Isildur; but to be so much mastered by it-! He had become little more than
the helpless victim of his own emotionalism, plunged from one irrationality
into another, helpless to rein in his emotions or even to curb their
It was hardly the state of mind in which to aid one who was under the
influence of dark magic, he told himself, with quite unnecessary
He halted for a moment, straightened his back and raised his head, putting
on dignity as another might put on armour. The camp was not far before
him now, and he let himself walk faster to its gates, not heeding the
Mordor-Thistles tearing at his ankles and legs.
The guards were of his own people, and they saluted him as he entered
the encampment. He noted with approval that they remained alert and
watchful, in spite of the day's victory. He returned the salute without
conscious thought, and then turned away, straight to the tent that he and
It looked no different from any of the other tents around it - small, perhaps,
and dark inside, of the grey weave that was made only in Lorien. He
watched it for a moment, wondering whether Isildur was within, and then,
contemptuous of his moment's hesitation, opened the flap.
It was dark within, standing empty and abandoned. He stepped inside,
letting the flap fall down behind him, and the warm darkness of the tent
close around him.
Isildur had been past that way: he had left his armour and helm behind
there, flung carelessly on his bed-roll like discarded toys. It was typical of
him, a compulsive untidiness that military training ought by rights to have
beaten out of him years before, scattering his possessions as a tree its
leaves, and ill-at-ease unless surrounded by his own clutter.
It had been always a bone of contention between them, an old saga,
played out many times in the last seven years: Elrond would return to find
the tent in chaos, with Isildur reclining unconcerned in the midst of the
mess. Elrond would scold, Isildur would tease and jeer and goad, and the
conversation would degenerate quickly into the inevitable mock-battle - a
battle that left him far too breathless to complain at anything, weak and
helpless and ruing the day that Isildur had discovered the sensitivity and
ticklishness of Elven skin.
The breath caught in his throat at the memory, and he cursed his own
weakness. <<Truly,>> he thought bitterly, <<I could hardly have bettered
myself had I set out deliberately to exploit my own weaknesses.>>
He picked up the armour to restore it to its rightful home, acutely aware of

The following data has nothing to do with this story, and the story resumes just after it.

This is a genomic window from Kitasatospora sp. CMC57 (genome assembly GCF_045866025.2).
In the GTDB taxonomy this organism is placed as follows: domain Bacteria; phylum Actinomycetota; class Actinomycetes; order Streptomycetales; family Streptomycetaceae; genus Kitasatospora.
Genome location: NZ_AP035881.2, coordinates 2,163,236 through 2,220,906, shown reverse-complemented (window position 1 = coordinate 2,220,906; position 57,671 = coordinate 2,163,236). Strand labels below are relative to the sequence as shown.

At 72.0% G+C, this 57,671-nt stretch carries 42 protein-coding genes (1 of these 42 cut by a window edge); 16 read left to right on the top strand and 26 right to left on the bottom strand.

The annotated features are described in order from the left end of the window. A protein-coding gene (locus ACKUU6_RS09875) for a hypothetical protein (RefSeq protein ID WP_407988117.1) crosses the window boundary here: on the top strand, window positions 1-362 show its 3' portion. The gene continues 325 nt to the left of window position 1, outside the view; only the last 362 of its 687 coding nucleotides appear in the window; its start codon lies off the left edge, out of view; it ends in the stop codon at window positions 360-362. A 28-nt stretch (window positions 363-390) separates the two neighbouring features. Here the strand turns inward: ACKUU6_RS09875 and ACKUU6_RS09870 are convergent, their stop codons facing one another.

the smell of human skin and sweat that clung to it, a smell that was as
familiar and intimate as its owner, unmasked even by the reek of the dark
Orc-blood that marked it. He set it carefully on its hook on the heavy
wooden 'tree' in the centre of the tent, and stood there staring at it in the
Where would he be now? Where would Isildur go?
Nobody had ever been able to predict Isildur's actions. It had been part of
his brilliance - his sheer power to surprise even those who knew him best.
Elrond had known him better than most, but even that was insufficient to
understand Isildur's particular brand of wayward inspiration, or what it might
suggest to him at a moment's notice.
But he would be within the camp, of that, Elrond could be certain; and if
not here, then where? With others, or alone?
Elrond turned his back on the armour, and walked to the door of the tent
and looked out, letting his gaze rake along the row of small tents before
him. Two rows of seven, belonging to the captains of the Elves and Men,
though most of their occupants would never now return. In any of those -
He could feel its presence, if he shut his eyes - an amorphous shape
hovering somewhere on the edge of his retinas, malevolent and impersonal,
mocking in its elusiveness. Somewhere close by...
He closed his eyes, and, with a grimace of distaste, focussed on the
cankerous cloud. A few seconds later, he started to walk swiftly to the
tent in the centre of the row before him - the tent that had once belonged to
As he neared it, the awareness of the Ring's presence hardened into
certainty. Elrond stopped outside, and for a few seconds stood there
motionless, drawing on all the reserves of power that remained to him.
Then he lifted up the flap of the tent and stepped quickly inside.
A brazier had been lit in the corner, and the room was full of its smoky red
light. Isildur was standing beside it, waiting for him, with a smile very like
the one that had always set Elrond's soul on fire.
"Isildur," Elrond said softly.
"Elrond. I'm glad you're here." The smile faded. "We have ... many
things ... to discuss."
Elrond met his eyes for a long moment, but the eyes that once been so
open had changed, and he could no longer read what was written there.
Then he stepped forward, away from the entrance, and the flap of the tent
swung shut behind him.